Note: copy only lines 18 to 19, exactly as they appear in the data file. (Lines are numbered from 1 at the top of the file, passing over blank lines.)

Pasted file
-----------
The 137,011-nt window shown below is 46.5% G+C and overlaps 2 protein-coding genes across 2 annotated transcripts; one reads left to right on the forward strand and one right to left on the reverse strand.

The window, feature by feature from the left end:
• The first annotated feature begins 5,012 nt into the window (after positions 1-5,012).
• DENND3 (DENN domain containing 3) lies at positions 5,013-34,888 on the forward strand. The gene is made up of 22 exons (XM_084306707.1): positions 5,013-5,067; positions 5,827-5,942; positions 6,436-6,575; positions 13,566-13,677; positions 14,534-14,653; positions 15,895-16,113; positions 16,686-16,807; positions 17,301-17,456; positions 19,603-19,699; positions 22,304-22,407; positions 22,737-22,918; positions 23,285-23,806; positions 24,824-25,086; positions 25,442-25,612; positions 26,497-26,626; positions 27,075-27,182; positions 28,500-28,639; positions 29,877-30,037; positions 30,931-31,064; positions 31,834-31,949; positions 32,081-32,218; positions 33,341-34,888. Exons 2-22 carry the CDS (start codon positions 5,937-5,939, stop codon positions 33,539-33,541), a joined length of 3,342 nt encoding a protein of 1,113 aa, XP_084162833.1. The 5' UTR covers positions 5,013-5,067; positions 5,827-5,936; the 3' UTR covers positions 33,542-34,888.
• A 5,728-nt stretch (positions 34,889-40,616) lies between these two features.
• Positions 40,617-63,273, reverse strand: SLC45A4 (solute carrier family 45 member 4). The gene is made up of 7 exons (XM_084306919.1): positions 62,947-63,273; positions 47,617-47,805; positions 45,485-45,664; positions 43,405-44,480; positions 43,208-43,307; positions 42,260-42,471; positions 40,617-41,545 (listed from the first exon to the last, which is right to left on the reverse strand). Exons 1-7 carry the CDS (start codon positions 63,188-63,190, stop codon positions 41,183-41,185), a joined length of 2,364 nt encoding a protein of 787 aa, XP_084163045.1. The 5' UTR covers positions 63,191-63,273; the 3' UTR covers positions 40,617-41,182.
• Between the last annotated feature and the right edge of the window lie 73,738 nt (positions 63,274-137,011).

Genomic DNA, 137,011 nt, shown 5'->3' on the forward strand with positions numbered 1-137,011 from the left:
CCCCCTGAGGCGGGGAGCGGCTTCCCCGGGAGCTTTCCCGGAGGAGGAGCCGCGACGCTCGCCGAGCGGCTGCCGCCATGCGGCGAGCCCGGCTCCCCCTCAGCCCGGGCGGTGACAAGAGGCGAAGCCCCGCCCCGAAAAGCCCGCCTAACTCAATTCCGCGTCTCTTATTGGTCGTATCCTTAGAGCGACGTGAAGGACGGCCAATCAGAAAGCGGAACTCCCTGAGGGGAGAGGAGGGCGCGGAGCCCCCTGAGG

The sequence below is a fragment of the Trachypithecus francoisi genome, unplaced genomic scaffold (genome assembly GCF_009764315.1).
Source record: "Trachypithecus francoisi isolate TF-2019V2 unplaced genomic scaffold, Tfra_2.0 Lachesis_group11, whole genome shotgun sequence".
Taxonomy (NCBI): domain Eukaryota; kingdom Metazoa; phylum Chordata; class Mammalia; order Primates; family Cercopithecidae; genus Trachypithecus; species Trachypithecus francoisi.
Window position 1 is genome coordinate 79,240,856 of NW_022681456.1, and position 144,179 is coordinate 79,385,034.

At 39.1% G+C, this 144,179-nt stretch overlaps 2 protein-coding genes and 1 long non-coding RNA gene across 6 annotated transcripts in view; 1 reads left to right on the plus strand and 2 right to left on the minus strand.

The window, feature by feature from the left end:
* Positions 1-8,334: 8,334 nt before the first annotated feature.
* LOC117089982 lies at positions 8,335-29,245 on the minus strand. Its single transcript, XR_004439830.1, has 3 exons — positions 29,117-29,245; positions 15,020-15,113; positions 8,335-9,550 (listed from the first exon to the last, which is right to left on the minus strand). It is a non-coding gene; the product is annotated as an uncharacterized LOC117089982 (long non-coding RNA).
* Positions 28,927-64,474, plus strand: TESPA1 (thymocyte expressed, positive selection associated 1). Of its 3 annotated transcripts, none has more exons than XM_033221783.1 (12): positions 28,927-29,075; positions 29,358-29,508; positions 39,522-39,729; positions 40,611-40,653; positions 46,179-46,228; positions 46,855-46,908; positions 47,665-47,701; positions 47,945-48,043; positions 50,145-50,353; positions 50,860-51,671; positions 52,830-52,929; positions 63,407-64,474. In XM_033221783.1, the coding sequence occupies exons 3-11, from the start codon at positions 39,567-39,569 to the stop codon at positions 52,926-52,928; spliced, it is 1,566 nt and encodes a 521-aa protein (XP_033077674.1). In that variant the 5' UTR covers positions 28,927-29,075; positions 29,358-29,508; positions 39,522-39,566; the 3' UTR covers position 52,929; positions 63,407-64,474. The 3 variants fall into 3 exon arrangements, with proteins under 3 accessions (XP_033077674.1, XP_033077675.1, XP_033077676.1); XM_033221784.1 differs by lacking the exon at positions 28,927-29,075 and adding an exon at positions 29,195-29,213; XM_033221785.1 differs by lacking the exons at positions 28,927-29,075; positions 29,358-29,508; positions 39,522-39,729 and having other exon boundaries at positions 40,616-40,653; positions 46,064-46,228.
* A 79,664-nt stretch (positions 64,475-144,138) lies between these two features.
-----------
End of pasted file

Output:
* Positions 28,927-64,474, plus strand: TESPA1 (thymocyte expressed, positive selection associated 1). Of its 3 annotated transcripts, none has more exons than XM_033221783.1 (12): positions 28,927-29,075; positions 29,358-29,508; positions 39,522-39,729; positions 40,611-40,653; positions 46,179-46,228; positions 46,855-46,908; positions 47,665-47,701; positions 47,945-48,043; positions 50,145-50,353; positions 50,860-51,671; positions 52,830-52,929; positions 63,407-64,474. In XM_033221783.1, the coding sequence occupies exons 3-11, from the start codon at positions 39,567-39,569 to the stop codon at positions 52,926-52,928; spliced, it is 1,566 nt and encodes a 521-aa protein (XP_033077674.1). In that variant the 5' UTR covers positions 28,927-29,075; positions 29,358-29,508; positions 39,522-39,566; the 3' UTR covers position 52,929; positions 63,407-64,474. The 3 variants fall into 3 exon arrangements, with proteins under 3 accessions (XP_033077674.1, XP_033077675.1, XP_033077676.1); XM_033221784.1 differs by lacking the exon at positions 28,927-29,075 and adding an exon at positions 29,195-29,213; XM_033221785.1 differs by lacking the exons at positions 28,927-29,075; positions 29,358-29,508; positions 39,522-39,729 and having other exon boundaries at positions 40,616-40,653; positions 46,064-46,228.
* A 79,664-nt stretch (positions 64,475-144,138) lies between these two features.